Export Osha Forms For Recording Work Related Injuries And Illnesses File to :
Download and Preview : Osha Forms For Recording Work Related Injuries And Illnesses
Report CopyRight/DMCA Form For : Osha Forms For Recording Work Related Injuries And Illnesses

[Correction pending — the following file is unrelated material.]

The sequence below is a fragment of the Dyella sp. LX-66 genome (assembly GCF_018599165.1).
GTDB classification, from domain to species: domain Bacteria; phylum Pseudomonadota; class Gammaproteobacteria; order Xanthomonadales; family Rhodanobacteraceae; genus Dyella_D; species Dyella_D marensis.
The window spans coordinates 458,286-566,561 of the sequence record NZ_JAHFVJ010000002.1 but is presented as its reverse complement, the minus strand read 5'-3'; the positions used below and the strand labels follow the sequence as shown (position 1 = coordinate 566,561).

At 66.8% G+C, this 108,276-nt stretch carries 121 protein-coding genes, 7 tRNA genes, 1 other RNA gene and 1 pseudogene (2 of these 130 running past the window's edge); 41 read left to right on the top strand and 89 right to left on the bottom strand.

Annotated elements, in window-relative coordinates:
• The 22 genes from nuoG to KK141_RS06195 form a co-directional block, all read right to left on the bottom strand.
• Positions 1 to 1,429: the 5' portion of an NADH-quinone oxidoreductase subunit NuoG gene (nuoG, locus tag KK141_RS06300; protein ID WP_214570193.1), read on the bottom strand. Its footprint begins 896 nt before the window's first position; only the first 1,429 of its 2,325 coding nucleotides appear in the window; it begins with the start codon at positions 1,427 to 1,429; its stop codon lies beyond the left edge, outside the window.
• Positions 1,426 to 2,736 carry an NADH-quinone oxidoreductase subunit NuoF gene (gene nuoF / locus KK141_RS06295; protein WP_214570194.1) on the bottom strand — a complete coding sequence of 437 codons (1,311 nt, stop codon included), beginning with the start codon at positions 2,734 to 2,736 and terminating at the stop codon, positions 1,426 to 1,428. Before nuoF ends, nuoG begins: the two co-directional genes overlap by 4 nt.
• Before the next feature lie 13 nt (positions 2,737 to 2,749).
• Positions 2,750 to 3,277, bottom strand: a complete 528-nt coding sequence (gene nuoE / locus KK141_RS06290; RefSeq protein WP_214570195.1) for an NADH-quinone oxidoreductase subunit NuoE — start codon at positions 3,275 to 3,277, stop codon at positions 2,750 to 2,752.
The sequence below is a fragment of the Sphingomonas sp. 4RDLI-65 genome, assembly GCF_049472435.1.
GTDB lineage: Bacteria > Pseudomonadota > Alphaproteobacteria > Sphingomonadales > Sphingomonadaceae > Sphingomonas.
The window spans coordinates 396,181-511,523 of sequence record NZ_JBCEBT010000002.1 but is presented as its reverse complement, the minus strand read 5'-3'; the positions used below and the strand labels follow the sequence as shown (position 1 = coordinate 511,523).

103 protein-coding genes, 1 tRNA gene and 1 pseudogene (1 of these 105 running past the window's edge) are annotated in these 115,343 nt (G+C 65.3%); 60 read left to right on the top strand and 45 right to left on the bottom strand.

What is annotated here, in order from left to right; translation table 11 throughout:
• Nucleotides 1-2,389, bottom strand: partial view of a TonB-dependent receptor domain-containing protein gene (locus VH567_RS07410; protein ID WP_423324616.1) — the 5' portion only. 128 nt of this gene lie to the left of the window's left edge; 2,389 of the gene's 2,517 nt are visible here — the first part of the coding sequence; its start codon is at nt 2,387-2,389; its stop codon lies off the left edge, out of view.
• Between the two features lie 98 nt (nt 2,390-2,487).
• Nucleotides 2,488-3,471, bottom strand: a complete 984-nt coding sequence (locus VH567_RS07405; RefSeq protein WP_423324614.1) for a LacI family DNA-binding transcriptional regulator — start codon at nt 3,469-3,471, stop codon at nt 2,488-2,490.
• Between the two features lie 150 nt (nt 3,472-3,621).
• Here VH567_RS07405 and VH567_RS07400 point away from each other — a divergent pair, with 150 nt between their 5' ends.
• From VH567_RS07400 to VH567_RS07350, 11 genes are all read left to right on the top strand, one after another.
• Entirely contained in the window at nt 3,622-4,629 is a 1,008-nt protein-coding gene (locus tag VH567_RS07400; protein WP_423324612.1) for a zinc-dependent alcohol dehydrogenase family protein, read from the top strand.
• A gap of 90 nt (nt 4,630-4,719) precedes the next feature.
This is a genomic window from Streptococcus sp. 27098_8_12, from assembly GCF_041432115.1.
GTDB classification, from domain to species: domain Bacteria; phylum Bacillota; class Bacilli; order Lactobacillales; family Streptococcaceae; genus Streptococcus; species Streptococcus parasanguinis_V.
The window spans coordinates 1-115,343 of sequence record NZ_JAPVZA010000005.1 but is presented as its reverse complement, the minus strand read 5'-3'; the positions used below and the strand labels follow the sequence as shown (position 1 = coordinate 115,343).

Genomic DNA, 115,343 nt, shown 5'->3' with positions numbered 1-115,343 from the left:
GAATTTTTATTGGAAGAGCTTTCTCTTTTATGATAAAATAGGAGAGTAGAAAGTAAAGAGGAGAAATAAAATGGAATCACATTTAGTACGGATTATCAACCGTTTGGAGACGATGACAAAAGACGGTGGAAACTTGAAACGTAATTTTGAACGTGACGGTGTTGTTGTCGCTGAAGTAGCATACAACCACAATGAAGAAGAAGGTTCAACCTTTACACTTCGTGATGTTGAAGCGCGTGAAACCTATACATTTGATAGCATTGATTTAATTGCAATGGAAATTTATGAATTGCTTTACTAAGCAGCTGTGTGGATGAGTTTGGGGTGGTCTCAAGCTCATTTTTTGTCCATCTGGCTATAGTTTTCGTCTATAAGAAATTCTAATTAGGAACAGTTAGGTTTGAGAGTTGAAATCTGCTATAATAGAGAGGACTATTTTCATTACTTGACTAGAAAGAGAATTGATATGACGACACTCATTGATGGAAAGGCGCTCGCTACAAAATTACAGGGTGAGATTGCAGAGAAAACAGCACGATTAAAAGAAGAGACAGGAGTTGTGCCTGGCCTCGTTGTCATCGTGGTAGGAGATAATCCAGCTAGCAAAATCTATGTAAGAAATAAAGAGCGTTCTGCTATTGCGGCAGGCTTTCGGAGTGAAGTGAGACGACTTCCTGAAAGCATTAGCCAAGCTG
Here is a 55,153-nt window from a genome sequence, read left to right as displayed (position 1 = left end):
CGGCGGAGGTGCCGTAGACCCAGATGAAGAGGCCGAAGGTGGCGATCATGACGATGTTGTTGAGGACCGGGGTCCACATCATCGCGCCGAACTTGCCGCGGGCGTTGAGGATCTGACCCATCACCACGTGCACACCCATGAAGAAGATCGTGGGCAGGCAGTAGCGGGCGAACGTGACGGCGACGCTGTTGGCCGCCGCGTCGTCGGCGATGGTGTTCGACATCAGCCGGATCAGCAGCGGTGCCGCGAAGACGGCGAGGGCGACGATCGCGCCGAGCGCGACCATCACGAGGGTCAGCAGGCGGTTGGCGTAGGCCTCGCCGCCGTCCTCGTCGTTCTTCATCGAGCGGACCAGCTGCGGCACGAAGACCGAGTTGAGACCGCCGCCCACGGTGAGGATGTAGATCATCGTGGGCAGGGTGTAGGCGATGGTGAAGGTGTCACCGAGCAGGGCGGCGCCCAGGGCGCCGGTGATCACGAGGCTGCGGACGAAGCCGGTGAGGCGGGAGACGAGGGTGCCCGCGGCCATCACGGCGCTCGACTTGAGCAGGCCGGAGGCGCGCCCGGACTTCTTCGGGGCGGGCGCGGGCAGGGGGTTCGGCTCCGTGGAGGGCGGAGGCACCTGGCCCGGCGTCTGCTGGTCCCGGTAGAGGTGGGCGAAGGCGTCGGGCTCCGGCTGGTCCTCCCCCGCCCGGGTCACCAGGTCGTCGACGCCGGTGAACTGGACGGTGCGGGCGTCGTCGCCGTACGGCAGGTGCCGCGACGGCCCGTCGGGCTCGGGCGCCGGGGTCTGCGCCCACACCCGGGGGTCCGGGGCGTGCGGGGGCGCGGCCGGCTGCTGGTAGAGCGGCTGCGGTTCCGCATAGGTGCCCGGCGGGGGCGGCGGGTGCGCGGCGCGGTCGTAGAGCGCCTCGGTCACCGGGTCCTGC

OSHAForms for RecordingWhat’s Inside.Work-Related Injuries and IllnessesIn this package, you’ll find everything you need to completeOSHA’s Log and the Summary of Work-Related Injuries and Illnessesfor the next several years. On the following pages, you’ll find:W An Overview: Recording Work-Related Injuries and Illnesses —U.S. Department of LaborOccupational Safety and Health AdministrationDear Employer:This booklet includes the forms needed for maintaining occupational injury andillness records. Many but not all employers must complete the OSHA injury and illnessrecordkeeping forms on an ongoing basis. Employers in State Plan States should checkwith their State Plan to see if the exemptions below apply.Employers with 10 or fewer employees throughout the previous calendar year donot need to complete these forms. In addition to the small employer exemption, there isan exemption for establishments classified in certain industries. A complete list ofexempt industries can be found on the OSHA web page at www.osha.gov.Establishments normally exempt from keeping the OSHA forms must complete theforms if they are informed in writing to do so by the Bureau of Labor Statistics orOSHA.ALSO: OSHA updated its recordkeeping rule to expand the list of severe injuriesthat employers must report directly to OSHA, regardless of the above exemptions.As of January 1, 2015, all employers must report:1. All work-related fatalities within 8 hours.2. All work-related in-patient hospitalizations, all amputations and alllosses of an eye within 24 hours.You can report to OSHA by:1. Calling OSHA's free and confidential number at 1-800-321-OSHA (6742).2. Calling your closest Area Office during normal business hours.3. Using the new online form that will soon be available.Only fatalities occurring within 30 days of the work-related incident must bereported to OSHA. Further, for an in-patient hospitalization, amputation or loss of aneye, these incidents must be reported to OSHA only if they occur within 24 hours ofthe work-related incident.The Occupational Safety and Health Administration shares with you the goal ofpreventing injuries and illnesses in our nation's workplaces. Accurate injury and illnessrecords will help us achieve that goal.General instructions for filling out the forms in this package anddefinitions of terms you should use when you classify your cases asinjuries or illnesses. W How to Fill Out the Log — An example to guide you in filling outthe Log properly. W Log of Work-Related Injuries andSeveral pages of the Log(but you may make as many copies ofthe Log as you need.) Notice that theLog is separate from the Summary. Illnesses —W Summary of Work-Related Injuriesand Illnesses — Removable Summarypages for easy posting at the end of theyear. Note that you post the Summaryonly, not the Log. W Worksheet to Help You Fill Out the Summary — A worksheet forfiguring the average number of employees who worked for yourestablishment and the total number of hours worked. W OSHA’s 301: Injury and IllnessIncident Report — A copy of the OSHA301 to provide details about the incident.You may make as many copies as youneed or use an equivalent form. Take a few minutes to review this package. If you have any questions,visit us online at www.osha.gov or call your local OSHA office.Occupational Safety and Health AdministrationU.S. Department of LaborWe’ll be happy to help you.